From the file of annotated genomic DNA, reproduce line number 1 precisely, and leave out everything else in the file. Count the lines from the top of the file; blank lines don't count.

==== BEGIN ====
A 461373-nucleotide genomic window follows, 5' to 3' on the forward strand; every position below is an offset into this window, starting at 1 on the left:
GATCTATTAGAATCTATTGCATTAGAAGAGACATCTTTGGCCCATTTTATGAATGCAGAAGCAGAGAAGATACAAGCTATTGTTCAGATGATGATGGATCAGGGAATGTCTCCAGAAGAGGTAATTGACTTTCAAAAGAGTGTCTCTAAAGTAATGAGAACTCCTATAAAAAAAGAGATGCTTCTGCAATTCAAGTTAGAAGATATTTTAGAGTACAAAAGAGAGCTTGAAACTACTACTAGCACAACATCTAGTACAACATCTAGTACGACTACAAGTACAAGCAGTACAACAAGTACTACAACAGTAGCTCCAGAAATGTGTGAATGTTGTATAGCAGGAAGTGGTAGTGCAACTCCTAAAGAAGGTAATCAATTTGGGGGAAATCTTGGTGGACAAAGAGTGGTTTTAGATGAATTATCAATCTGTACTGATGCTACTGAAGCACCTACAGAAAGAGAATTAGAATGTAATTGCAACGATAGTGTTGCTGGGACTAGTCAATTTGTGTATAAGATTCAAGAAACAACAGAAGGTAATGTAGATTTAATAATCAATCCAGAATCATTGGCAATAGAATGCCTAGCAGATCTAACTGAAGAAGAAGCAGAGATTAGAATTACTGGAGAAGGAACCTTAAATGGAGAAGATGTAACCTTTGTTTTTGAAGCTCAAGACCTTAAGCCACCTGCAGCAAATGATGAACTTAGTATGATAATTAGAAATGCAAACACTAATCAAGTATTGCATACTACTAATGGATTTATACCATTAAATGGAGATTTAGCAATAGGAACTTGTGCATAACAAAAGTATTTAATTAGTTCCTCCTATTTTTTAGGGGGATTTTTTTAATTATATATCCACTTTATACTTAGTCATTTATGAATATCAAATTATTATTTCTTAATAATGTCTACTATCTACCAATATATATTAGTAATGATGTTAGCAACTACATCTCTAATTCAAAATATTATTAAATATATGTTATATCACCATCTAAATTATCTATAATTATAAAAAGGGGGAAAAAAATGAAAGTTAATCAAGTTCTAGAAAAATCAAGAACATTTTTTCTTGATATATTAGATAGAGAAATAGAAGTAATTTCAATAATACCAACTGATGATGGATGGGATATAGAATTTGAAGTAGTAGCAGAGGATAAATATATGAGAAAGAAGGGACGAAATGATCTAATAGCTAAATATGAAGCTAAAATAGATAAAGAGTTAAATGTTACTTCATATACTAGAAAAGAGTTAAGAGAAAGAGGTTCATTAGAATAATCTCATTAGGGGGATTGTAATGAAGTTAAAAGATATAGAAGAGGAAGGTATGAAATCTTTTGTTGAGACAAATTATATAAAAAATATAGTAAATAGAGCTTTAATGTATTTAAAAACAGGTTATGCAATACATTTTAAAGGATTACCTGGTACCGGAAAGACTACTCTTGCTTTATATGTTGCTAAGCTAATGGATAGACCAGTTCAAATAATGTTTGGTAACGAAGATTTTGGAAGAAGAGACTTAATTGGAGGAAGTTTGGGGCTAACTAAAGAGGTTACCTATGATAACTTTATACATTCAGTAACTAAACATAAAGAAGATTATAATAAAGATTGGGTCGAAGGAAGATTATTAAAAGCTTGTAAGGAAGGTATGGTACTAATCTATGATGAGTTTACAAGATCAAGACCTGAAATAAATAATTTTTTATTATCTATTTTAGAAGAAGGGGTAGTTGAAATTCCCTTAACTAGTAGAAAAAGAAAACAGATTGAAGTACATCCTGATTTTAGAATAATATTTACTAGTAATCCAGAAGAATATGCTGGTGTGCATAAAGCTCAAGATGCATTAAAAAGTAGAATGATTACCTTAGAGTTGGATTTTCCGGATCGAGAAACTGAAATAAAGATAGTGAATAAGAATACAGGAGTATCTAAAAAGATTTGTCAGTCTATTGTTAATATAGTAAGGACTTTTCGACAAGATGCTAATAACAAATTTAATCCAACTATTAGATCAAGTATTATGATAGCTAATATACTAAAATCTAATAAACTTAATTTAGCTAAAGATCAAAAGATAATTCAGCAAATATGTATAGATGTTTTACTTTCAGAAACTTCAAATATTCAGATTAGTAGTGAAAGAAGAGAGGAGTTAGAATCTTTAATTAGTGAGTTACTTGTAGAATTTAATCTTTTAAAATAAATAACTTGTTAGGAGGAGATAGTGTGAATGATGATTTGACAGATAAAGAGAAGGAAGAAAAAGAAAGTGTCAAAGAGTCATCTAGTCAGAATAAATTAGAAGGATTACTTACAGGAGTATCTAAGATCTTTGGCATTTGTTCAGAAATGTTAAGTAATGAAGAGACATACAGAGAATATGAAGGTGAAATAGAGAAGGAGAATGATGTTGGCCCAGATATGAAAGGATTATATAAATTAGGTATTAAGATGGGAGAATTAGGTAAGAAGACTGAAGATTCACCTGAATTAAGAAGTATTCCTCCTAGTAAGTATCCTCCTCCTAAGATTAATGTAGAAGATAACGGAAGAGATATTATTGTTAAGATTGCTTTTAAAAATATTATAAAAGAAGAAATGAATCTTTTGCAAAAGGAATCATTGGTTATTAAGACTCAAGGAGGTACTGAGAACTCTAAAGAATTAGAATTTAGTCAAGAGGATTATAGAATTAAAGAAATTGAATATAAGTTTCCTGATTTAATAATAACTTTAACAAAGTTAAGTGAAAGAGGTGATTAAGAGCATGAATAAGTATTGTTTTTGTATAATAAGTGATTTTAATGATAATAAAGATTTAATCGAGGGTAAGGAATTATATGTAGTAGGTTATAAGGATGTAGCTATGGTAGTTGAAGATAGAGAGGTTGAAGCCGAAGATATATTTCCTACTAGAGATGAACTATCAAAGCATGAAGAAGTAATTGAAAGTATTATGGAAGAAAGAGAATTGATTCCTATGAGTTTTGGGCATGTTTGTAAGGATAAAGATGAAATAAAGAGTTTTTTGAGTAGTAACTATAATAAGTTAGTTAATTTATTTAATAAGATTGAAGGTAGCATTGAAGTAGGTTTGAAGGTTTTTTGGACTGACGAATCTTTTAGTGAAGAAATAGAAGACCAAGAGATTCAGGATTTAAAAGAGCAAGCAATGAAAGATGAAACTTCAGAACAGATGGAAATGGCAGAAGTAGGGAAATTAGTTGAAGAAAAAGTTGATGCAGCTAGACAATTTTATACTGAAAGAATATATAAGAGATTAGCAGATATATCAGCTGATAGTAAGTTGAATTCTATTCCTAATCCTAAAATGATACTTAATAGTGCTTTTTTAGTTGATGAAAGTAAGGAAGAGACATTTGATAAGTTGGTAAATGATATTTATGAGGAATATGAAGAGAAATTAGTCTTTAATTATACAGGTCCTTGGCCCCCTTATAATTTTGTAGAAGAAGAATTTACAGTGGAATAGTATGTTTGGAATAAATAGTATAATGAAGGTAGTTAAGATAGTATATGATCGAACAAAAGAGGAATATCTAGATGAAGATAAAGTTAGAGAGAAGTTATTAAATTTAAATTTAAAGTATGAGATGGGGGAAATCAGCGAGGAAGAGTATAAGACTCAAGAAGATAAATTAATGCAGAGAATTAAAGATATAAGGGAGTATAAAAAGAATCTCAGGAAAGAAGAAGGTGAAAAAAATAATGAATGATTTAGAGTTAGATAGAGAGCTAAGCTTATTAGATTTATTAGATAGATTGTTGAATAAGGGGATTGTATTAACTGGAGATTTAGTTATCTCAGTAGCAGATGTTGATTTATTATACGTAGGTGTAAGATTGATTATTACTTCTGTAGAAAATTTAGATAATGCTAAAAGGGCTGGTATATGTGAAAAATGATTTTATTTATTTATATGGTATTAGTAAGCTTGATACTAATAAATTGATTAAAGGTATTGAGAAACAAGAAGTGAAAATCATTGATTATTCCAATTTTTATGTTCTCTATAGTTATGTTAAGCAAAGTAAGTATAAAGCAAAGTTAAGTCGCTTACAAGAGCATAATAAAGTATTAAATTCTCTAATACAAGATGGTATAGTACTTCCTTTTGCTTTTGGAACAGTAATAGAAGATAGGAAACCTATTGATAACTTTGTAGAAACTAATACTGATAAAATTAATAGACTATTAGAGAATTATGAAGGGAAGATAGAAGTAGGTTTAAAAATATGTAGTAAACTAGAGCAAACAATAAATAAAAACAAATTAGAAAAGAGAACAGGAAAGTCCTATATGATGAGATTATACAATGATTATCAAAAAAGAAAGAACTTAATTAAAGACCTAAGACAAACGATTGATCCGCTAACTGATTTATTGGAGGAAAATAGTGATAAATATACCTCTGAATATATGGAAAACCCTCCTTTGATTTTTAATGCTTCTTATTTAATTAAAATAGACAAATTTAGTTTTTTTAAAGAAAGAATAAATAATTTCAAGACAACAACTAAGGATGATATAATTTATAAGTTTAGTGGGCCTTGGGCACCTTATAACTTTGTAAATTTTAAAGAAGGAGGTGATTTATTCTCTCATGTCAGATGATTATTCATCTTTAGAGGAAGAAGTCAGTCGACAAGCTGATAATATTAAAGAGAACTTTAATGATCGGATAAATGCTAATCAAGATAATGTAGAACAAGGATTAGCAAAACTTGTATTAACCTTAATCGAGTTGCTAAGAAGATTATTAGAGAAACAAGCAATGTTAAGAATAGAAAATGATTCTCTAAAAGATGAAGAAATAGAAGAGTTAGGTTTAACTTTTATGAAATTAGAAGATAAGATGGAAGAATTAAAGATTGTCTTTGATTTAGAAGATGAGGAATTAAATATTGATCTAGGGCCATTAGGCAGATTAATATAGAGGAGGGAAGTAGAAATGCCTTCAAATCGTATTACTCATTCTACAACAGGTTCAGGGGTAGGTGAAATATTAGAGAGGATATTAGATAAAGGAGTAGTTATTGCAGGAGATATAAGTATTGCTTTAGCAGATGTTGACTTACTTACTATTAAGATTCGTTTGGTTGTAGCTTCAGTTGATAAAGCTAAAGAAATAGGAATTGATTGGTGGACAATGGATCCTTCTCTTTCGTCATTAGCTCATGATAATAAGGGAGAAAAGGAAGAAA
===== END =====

A 461373-nucleotide genomic window follows, 5' to 3' on the forward strand; every position below is an offset into this window, starting at 1 on the left: